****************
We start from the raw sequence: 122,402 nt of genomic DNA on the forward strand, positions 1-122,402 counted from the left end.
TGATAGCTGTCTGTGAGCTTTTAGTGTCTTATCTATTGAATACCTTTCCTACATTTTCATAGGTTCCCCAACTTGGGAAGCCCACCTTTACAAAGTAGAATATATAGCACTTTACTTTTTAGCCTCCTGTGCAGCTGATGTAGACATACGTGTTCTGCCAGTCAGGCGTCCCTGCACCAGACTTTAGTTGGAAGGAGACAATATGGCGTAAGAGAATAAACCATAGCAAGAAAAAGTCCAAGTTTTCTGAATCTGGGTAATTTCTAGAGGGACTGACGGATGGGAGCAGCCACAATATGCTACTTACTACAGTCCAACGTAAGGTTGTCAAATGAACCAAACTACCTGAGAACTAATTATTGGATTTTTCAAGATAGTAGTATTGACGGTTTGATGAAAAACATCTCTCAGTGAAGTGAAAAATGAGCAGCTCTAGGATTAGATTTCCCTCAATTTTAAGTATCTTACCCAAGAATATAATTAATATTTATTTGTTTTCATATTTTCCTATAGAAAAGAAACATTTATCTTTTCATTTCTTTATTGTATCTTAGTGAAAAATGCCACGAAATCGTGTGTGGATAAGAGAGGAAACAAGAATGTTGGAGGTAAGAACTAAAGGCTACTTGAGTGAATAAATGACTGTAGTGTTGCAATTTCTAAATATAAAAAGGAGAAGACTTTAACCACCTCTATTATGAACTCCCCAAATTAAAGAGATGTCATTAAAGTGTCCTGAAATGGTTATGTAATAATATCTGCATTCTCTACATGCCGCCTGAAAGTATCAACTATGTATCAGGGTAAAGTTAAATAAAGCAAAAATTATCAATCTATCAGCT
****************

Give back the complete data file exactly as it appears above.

We start from the raw sequence: 122,402 nt of genomic DNA on the forward strand, positions 1-122,402 counted from the left end.
TGATAGCTGTCTGTGAGCTTTTAGTGTCTTATCTATTGAATACCTTTCCTACATTTTCATAGGTTCCCCAACTTGGGAAGCCCACCTTTACAAAGTAGAATATATAGCACTTTACTTTTTAGCCTCCTGTGCAGCTGATGTAGACATACGTGTTCTGCCAGTCAGGCGTCCCTGCACCAGACTTTAGTTGGAAGGAGACAATATGGCGTAAGAGAATAAACCATAGCAAGAAAAAGTCCAAGTTTTCTGAATCTGGGTAATTTCTAGAGGGACTGACGGATGGGAGCAGCCACAATATGCTACTTACTACAGTCCAACGTAAGGTTGTCAAATGAACCAAACTACCTGAGAACTAATTATTGGATTTTTCAAGATAGTAGTATTGACGGTTTGATGAAAAACATCTCTCAGTGAAGTGAAAAATGAGCAGCTCTAGGATTAGATTTCCCTCAATTTTAAGTATCTTACCCAAGAATATAATTAATATTTATTTGTTTTCATATTTTCCTATAGAAAAGAAACATTTATCTTTTCATTTCTTTATTGTATCTTAGTGAAAAATGCCACGAAATCGTGTGTGGATAAGAGAGGAAACAAGAATGTTGGAGGTAAGAACTAAAGGCTACTTGAGTGAATAAATGACTGTAGTGTTGCAATTTCTAAATATAAAAAGGAGAAGACTTTAACCACCTCTATTATGAACTCCCCAAATTAAAGAGATGTCATTAAAGTGTCCTGAAATGGTTATGTAATAATATCTGCATTCTCTACATGCCGCCTGAAAGTATCAACTATGTATCAGGGTAAAGTTAAATAAAGCAAAAATTATCAATCTATCAGCT